Last week the Federal Reserve published a study that made the news: between 2007 and 2010, Americans experienced a 39% decline in median net worth and an 8% decline in median income. The report is one of a series going back to at least 1989, but the new report shows an unprecedented decline in economic well-being.
Although the data are dismal, there is a lesson for Americans willing to fight: it’s time to return to the working and saving habits of American mythology where strong families work together toward common goals. Families will want to pull together into larger, more integrated economic units to help those affected recover and move forward.
The decline in median family income from $49,600 in 2007 to $45,800 in 2010 (7.7% decline) may not seem severe, but it is. The median family net worth, which is assets less liabilities, declined from $126,400 in 2007 to $77,300 in 2010 (38.8% decline). Both declines are unprecedented in modern times.
Two categories of people seem exempt from the dire results: the poor (lowest fifth) saw their median income increase from $12,900 to $13,400 (see table below). The poor are the only group to see an income increase over the period. The rich (top tenth) suffered a decline, but only 5%, going from $216,800 to $205,300.
The middle classes experienced the brunt of the drops in income and net worth. Families making between $20,000 and $80,000 experienced about an 8% decrease in income.
Among age classes, only the retired generations (65-74 and 75 and above) gained in income (5% and 22% respectively). Those in early- and mid-career suffered the largest drop in income, ranging from 9% to 10% over the period.
Net worth was hit the hardest in the middle class as well. People with incomes between the 20th and 80th percentile experienced on average a 35% decline in net worth, while the low income and high income people suffered relatively less. People in the highest income percentile experienced a slight increase (1.9%) in net worth.
Regionally, the West and the South suffered the most, but they gained the most in the years preceding 2007 (not shown in table).
Earlier Federal Reserve reports on family finances showed family income increased about 5% every three years, on average. In comparison, the 7.7% drop from 2007 to 2010 is very large and unique. In constant dollars, the 2010 income level approximates that of 1998 to 1999.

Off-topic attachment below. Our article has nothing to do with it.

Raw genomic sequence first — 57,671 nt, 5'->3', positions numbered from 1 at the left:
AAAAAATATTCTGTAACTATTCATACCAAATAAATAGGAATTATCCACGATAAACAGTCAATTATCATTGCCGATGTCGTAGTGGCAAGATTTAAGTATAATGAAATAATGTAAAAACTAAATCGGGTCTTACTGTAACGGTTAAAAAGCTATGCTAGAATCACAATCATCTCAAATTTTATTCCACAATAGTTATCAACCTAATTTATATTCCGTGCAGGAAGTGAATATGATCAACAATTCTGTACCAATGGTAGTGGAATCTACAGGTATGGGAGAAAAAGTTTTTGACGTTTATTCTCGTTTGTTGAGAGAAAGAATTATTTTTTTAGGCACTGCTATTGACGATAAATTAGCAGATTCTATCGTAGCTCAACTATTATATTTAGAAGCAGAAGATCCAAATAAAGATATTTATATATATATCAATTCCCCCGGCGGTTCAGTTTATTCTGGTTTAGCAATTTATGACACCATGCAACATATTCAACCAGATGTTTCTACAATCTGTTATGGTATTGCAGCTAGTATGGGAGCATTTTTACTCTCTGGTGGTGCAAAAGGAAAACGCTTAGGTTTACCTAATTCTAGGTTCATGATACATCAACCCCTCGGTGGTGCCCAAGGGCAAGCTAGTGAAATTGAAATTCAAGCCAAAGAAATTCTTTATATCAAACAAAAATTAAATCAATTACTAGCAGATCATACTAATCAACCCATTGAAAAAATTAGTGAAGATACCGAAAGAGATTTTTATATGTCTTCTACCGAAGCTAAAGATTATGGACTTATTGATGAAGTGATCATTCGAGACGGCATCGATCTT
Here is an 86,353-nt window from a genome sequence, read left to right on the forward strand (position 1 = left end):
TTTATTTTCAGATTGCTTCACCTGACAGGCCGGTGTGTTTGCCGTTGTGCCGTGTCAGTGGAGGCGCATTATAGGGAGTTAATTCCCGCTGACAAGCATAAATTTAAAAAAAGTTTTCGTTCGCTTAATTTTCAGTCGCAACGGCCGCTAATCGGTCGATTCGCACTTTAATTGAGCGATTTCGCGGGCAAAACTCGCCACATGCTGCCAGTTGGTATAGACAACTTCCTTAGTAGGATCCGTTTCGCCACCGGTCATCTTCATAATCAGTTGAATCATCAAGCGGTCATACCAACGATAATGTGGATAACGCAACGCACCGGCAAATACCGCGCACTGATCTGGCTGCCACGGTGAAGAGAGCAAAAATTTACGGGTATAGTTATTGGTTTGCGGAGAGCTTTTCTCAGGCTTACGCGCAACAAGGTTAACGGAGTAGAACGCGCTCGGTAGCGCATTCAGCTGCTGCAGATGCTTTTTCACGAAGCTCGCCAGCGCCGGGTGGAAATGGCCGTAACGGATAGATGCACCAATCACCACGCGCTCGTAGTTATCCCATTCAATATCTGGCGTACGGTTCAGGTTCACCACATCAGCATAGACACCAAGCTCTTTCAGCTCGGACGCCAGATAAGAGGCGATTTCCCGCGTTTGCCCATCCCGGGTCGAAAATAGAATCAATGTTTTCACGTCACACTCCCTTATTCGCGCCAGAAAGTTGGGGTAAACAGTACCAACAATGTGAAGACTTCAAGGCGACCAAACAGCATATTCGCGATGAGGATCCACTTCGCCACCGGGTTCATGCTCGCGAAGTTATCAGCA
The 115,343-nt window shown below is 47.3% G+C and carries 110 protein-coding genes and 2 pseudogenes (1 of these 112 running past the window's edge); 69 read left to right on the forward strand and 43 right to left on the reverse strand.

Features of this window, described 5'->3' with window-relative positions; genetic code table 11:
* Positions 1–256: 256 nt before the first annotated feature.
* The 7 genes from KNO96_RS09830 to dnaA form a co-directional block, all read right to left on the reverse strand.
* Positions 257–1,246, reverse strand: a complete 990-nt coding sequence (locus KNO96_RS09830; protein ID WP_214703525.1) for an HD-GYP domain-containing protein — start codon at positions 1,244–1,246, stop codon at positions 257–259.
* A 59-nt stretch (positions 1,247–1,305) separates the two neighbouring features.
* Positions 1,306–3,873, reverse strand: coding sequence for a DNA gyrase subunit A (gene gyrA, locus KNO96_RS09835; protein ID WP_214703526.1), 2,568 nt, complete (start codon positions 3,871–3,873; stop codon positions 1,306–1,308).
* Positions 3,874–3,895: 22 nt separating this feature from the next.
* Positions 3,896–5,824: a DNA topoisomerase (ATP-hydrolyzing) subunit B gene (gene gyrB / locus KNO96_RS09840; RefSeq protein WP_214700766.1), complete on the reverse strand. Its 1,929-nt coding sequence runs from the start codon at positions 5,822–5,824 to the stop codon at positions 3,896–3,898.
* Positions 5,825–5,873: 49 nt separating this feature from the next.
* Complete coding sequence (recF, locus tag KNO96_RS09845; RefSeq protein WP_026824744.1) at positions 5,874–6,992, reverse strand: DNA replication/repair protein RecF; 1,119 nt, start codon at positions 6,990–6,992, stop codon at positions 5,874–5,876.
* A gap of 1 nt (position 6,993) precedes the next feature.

The net worth story is similar. Data from earlier Federal Reserve reports show net worth rising in every three-year period since 1992, except for the 2007 to 2010 period. The decline of 39% is so severe as to eliminate gains in net worth since about 1993, 17 years earlier.
Most Americans probably know families that have been affected. I know men in their 50s who have lost well-paying jobs and spent years looking for other work. Several have depleted their savings and spent their retirement accounts, which is also common among the unemployed younger workers.
Similarly, our family knows young people under- or unemployed for years, as well as early career people, many with young children, who are out of work. One ex-real estate agent in his 30s joined the National Guard to provide insurance and income for his family.
Often the tragedies are compound: a family might have expected to enjoy the American dream of two adult incomes and ever-rising home values. Perhaps they bought a large house with a large mortgage, often near 100% of the home value. When one person lost a job and the home value dropped by 20% to 30% or more, there was no escaping foreclosure and perhaps bankruptcy.
Now with no home, few employment opportunities, perhaps a divorce, a diminished credit rating and little access to new credit, these families face poor prospects for years to come.
Saving the Family
Given the federal deficits and the tightness of many state budgets, it is not reasonable to think government will come to the rescue. The difficulties described here attend the middle classes, and it is not feasible to bail everyone out.
Further, the current problems may persist for years, maybe decades. Young unemployed workers lose skills, retirement accounts are exceedingly difficult to rebuild, home values show little sign of heading up, and other world regions offer stiff competition for American businesses.
The most reasonable solution, it seems to me, is personal: affected families should pull together and commit to helping one another in unprecedented ways—in ways sometimes common to immigrant families where individuals pool resources and destinies. Health care, retirement, education may become jointly funded priorities among extended families, whereas in preceding generations, they were thought of as nuclear family responsibilities.
For people in later life, it may be time to return to work, not so much to eke by in retirement, but to help younger family members who get laid off or lose a home. For young families still doing well, it may be time to curb desires for top-tier living and begin laying money away to help siblings or parents through unemployment, illness or retirement.
These are not easy times, and the pain is not well distributed. Each affected family will need to reach into its spiritual resources and craft plans that serve individual members and fit the context of particular histories and personalities. On this blog, I’ve written about discovering freedom in retirement and helping family members. Finding freedom in ordinary life and helping family seem now, in light of the new Federal Reserve report, to be yet more appropriate. Those of us in later life need to reflect on larger family circumstances, assessing the need to help those around us, before we pursue our personal dreams.